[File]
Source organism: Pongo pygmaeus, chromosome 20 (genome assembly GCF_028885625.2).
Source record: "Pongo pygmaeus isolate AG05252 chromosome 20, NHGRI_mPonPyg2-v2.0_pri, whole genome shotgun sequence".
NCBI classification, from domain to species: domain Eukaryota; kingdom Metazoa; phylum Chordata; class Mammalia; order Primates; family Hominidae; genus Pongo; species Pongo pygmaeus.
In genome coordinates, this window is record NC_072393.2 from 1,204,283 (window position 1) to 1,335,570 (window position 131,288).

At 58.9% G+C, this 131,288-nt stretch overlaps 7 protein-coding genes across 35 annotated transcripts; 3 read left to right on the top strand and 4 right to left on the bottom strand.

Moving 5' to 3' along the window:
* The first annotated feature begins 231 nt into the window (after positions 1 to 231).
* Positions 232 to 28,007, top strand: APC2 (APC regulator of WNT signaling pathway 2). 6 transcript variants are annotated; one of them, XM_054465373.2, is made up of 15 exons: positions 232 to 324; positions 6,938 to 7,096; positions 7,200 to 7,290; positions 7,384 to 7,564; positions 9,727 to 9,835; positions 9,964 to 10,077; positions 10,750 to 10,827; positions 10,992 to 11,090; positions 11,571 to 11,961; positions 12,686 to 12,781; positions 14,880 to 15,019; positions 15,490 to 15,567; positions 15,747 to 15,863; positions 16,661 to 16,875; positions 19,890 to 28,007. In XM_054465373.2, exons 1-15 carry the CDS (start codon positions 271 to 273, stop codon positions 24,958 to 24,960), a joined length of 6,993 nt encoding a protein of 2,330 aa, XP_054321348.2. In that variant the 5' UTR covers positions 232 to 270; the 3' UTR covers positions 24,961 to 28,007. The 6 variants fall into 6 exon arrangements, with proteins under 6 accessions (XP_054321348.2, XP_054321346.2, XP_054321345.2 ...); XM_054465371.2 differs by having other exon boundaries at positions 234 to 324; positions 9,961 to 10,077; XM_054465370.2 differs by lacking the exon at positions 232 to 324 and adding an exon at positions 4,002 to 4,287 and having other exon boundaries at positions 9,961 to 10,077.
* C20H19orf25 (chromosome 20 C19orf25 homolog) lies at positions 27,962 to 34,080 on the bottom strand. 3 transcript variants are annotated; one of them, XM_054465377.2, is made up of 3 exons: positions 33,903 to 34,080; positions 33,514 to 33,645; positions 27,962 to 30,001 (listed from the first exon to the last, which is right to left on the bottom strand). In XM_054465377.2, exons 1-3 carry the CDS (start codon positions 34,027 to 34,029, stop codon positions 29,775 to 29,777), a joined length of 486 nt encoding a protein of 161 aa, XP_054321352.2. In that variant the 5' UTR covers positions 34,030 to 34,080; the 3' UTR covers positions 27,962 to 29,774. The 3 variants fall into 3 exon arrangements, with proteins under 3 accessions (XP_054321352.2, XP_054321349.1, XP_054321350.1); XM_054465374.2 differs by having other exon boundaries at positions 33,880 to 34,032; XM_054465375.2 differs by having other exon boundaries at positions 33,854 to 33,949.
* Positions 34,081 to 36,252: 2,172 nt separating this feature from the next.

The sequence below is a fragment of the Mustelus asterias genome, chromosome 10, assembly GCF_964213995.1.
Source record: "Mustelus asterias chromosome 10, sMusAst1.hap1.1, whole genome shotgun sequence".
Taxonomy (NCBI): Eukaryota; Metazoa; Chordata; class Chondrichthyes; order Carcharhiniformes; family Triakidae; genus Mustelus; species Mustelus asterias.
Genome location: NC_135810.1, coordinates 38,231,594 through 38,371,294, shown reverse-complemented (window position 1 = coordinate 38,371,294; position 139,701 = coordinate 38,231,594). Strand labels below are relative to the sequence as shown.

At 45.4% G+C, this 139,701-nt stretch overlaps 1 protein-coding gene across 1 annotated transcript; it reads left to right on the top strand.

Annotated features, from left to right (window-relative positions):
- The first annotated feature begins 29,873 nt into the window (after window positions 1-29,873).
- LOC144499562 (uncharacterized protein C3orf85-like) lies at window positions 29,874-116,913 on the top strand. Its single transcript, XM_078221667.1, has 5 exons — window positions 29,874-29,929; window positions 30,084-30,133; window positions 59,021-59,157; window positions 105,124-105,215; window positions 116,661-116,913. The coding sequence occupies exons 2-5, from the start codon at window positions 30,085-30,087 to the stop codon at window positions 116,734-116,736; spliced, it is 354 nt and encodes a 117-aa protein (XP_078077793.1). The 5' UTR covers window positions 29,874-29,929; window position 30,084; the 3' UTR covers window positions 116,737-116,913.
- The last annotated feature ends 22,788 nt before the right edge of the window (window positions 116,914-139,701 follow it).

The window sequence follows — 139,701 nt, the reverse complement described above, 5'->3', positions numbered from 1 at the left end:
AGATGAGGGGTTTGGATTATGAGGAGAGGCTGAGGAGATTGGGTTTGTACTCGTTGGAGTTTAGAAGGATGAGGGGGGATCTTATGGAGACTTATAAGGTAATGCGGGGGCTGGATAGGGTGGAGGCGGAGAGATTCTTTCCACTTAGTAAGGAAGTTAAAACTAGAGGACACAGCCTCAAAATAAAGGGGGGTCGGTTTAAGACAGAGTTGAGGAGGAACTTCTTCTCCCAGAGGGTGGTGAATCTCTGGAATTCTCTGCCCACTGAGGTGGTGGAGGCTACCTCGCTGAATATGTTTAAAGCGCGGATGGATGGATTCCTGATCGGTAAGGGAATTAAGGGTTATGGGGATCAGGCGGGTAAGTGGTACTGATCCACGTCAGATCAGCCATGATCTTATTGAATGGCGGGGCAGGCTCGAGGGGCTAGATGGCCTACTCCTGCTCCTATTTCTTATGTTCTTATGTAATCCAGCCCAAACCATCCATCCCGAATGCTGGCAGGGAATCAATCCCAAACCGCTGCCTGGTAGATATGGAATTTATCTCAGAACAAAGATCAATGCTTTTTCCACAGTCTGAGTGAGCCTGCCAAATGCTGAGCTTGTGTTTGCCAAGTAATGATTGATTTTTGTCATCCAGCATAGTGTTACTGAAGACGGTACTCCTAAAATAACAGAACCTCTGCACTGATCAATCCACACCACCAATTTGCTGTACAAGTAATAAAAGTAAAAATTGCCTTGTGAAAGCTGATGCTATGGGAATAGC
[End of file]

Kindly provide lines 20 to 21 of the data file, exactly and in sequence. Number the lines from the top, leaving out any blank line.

The window sequence follows — 139,701 nt, the reverse complement described above, 5'->3', positions numbered from 1 at the left end:
AGATGAGGGGTTTGGATTATGAGGAGAGGCTGAGGAGATTGGGTTTGTACTCGTTGGAGTTTAGAAGGATGAGGGGGGATCTTATGGAGACTTATAAGGTAATGCGGGGGCTGGATAGGGTGGAGGCGGAGAGATTCTTTCCACTTAGTAAGGAAGTTAAAACTAGAGGACACAGCCTCAAAATAAAGGGGGGTCGGTTTAAGACAGAGTTGAGGAGGAACTTCTTCTCCCAGAGGGTGGTGAATCTCTGGAATTCTCTGCCCACTGAGGTGGTGGAGGCTACCTCGCTGAATATGTTTAAAGCGCGGATGGATGGATTCCTGATCGGTAAGGGAATTAAGGGTTATGGGGATCAGGCGGGTAAGTGGTACTGATCCACGTCAGATCAGCCATGATCTTATTGAATGGCGGGGCAGGCTCGAGGGGCTAGATGGCCTACTCCTGCTCCTATTTCTTATGTTCTTATGTAATCCAGCCCAAACCATCCATCCCGAATGCTGGCAGGGAATCAATCCCAAACCGCTGCCTGGTAGATATGGAATTTATCTCAGAACAAAGATCAATGCTTTTTCCACAGTCTGAGTGAGCCTGCCAAATGCTGAGCTTGTGTTTGCCAAGTAATGATTGATTTTTGTCATCCAGCATAGTGTTACTGAAGACGGTACTCCTAAAATAACAGAACCTCTGCACTGATCAATCCACACCACCAATTTGCTGTACAAGTAATAAAAGTAAAAATTGCCTTGTGAAAGCTGATGCTATGGGAATAGC